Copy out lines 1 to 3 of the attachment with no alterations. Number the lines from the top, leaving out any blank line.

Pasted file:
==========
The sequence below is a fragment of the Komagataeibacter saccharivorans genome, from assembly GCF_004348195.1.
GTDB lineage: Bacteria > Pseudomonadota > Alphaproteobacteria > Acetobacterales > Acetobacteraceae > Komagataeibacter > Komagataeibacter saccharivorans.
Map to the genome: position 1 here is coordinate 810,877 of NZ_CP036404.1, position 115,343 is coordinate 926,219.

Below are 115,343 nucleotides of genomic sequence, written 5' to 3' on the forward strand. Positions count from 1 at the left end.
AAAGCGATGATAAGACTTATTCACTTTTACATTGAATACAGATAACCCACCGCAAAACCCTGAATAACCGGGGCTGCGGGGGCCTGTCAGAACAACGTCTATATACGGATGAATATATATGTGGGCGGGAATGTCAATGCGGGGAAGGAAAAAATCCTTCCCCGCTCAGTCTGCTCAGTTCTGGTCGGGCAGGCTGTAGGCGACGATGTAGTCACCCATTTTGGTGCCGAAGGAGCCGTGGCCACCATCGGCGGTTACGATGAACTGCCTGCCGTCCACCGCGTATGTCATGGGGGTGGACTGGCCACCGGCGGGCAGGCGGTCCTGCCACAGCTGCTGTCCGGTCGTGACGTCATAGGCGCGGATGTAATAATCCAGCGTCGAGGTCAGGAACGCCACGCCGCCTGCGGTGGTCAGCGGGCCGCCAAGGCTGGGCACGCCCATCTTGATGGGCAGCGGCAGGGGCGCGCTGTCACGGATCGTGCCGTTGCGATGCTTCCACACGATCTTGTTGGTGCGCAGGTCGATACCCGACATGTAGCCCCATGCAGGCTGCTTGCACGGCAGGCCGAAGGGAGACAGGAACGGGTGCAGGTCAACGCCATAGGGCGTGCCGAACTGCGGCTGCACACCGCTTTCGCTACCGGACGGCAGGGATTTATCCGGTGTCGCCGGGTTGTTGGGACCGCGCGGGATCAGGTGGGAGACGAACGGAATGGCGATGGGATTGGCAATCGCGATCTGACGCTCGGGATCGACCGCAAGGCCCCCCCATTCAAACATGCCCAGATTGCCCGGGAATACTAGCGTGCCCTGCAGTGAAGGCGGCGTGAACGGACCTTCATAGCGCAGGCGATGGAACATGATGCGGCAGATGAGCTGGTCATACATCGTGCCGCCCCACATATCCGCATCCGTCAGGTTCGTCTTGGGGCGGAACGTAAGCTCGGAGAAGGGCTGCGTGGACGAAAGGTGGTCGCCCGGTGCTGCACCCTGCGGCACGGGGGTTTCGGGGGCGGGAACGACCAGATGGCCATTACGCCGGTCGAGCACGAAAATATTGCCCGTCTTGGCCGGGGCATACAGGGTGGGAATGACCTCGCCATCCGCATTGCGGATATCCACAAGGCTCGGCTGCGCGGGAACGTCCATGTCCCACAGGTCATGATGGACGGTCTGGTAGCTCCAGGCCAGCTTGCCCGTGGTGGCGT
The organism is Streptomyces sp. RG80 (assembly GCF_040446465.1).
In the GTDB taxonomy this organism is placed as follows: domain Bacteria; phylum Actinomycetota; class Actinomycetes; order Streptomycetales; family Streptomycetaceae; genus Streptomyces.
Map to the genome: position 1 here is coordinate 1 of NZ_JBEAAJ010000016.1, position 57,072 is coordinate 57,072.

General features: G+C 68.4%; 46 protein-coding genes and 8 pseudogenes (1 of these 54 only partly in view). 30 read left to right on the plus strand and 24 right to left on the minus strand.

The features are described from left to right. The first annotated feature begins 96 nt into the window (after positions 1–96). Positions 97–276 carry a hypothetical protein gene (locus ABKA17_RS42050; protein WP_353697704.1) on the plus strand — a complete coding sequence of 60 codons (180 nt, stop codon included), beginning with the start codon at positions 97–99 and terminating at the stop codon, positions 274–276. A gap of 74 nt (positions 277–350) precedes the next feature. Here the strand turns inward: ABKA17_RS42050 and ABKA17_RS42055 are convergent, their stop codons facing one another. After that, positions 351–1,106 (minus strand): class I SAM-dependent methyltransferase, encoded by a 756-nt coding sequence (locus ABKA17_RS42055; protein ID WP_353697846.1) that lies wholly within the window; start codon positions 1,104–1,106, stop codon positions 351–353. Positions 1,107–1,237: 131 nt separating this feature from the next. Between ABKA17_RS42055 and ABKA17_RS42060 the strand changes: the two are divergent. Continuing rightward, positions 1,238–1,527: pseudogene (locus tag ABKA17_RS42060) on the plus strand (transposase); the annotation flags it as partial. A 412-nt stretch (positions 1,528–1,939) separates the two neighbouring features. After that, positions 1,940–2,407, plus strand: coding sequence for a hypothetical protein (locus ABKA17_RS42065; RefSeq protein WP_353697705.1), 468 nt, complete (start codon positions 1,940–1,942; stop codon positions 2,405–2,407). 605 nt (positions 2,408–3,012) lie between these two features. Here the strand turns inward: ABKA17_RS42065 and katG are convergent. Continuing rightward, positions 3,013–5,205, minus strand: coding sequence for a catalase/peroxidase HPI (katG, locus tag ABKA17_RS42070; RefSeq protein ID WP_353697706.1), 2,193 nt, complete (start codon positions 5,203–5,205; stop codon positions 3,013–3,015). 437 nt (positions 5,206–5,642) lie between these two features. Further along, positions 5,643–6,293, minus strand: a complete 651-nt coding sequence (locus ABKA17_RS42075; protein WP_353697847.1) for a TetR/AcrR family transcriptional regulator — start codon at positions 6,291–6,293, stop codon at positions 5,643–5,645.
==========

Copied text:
The sequence below is a fragment of the Komagataeibacter saccharivorans genome, from assembly GCF_004348195.1.
GTDB lineage: Bacteria > Pseudomonadota > Alphaproteobacteria > Acetobacterales > Acetobacteraceae > Komagataeibacter > Komagataeibacter saccharivorans.
Map to the genome: position 1 here is coordinate 810,877 of NZ_CP036404.1, position 115,343 is coordinate 926,219.